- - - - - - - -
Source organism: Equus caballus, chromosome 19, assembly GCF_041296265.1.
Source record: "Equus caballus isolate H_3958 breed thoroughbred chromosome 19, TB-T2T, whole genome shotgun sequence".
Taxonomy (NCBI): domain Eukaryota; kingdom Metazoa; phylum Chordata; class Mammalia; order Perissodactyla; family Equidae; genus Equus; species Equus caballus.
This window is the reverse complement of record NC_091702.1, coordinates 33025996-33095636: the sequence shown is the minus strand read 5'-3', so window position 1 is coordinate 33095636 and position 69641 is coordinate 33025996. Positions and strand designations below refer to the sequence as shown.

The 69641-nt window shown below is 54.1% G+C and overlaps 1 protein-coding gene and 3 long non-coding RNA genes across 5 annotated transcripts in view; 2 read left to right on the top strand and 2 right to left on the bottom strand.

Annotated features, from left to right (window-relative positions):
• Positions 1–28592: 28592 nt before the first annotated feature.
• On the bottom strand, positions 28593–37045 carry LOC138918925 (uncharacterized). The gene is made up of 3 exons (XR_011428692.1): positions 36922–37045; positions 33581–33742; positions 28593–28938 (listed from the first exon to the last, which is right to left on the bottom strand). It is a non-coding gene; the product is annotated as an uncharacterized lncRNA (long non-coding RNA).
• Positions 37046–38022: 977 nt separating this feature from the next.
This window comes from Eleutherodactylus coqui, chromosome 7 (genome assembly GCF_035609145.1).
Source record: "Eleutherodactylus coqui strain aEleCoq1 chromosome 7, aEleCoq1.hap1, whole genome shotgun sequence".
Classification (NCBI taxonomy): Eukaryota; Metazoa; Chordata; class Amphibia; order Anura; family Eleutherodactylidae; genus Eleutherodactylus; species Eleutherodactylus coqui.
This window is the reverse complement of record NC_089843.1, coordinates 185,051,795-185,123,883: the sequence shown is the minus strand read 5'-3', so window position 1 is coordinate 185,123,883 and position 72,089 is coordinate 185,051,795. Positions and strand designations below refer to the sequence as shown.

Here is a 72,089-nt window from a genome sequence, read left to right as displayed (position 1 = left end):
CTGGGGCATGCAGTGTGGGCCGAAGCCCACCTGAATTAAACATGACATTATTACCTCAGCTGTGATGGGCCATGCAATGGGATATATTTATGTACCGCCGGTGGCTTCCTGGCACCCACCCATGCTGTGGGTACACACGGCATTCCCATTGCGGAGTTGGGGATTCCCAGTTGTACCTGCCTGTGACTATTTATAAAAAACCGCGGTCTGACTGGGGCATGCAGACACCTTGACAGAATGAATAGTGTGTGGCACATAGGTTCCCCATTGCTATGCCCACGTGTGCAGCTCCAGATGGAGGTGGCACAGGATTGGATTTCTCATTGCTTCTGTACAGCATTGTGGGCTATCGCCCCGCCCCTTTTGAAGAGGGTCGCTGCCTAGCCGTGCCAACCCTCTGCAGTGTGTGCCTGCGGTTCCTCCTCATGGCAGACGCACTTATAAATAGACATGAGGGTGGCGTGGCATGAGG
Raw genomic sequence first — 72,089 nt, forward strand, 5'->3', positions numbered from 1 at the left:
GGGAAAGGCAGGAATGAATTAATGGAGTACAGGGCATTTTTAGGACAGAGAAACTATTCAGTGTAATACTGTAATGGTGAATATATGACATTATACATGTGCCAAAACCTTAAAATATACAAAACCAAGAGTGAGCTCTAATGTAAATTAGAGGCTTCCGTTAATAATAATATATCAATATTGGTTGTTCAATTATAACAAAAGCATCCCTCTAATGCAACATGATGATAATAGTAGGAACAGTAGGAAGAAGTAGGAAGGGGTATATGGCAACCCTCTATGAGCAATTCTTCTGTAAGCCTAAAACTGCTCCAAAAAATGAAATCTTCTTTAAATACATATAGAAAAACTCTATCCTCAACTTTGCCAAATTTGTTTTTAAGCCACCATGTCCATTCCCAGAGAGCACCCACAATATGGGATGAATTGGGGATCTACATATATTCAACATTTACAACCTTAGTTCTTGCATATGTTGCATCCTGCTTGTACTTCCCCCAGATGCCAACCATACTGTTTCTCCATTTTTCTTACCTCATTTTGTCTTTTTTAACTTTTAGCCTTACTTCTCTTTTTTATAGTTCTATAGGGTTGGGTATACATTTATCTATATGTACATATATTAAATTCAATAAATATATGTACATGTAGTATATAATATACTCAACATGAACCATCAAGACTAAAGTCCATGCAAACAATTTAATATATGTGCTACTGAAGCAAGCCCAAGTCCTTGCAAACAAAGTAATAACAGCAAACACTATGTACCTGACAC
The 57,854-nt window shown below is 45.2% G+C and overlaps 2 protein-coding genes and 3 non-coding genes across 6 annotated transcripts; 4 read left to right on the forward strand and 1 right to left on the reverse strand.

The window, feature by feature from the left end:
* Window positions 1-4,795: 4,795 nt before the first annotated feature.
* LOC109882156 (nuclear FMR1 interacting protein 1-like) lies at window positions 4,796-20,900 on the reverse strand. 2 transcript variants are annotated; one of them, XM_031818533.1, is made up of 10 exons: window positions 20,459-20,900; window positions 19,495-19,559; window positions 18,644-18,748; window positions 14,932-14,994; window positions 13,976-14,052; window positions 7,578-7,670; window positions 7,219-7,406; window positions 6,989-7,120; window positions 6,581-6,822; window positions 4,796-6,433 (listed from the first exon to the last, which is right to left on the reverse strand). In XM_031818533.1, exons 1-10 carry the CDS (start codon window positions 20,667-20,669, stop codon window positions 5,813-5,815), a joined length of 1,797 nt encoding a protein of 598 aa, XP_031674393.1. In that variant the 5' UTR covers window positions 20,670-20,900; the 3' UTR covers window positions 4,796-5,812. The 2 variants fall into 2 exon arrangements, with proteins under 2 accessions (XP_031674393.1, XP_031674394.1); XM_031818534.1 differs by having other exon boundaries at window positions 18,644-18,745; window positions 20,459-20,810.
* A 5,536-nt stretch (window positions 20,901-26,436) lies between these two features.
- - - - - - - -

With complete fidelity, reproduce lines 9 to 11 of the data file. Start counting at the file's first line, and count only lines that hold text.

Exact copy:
• Positions 37046–38022: 977 nt separating this feature from the next.
This window comes from Eleutherodactylus coqui, chromosome 7 (genome assembly GCF_035609145.1).
Source record: "Eleutherodactylus coqui strain aEleCoq1 chromosome 7, aEleCoq1.hap1, whole genome shotgun sequence".